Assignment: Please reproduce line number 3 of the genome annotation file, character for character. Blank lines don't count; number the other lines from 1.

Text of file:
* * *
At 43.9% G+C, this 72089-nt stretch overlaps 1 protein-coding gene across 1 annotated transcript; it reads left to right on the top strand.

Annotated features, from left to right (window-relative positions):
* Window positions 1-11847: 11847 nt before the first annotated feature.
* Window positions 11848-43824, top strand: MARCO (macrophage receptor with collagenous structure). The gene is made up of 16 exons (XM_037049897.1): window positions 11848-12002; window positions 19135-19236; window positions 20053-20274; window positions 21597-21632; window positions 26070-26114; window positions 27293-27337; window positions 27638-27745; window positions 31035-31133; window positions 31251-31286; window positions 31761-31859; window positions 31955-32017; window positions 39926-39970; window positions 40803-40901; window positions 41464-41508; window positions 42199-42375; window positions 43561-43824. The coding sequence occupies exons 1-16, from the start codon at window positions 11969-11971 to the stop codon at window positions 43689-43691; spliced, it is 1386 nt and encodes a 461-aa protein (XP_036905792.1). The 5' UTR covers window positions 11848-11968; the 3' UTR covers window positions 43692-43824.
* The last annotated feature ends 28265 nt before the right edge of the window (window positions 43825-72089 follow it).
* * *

* Window positions 1-11847: 11847 nt before the first annotated feature.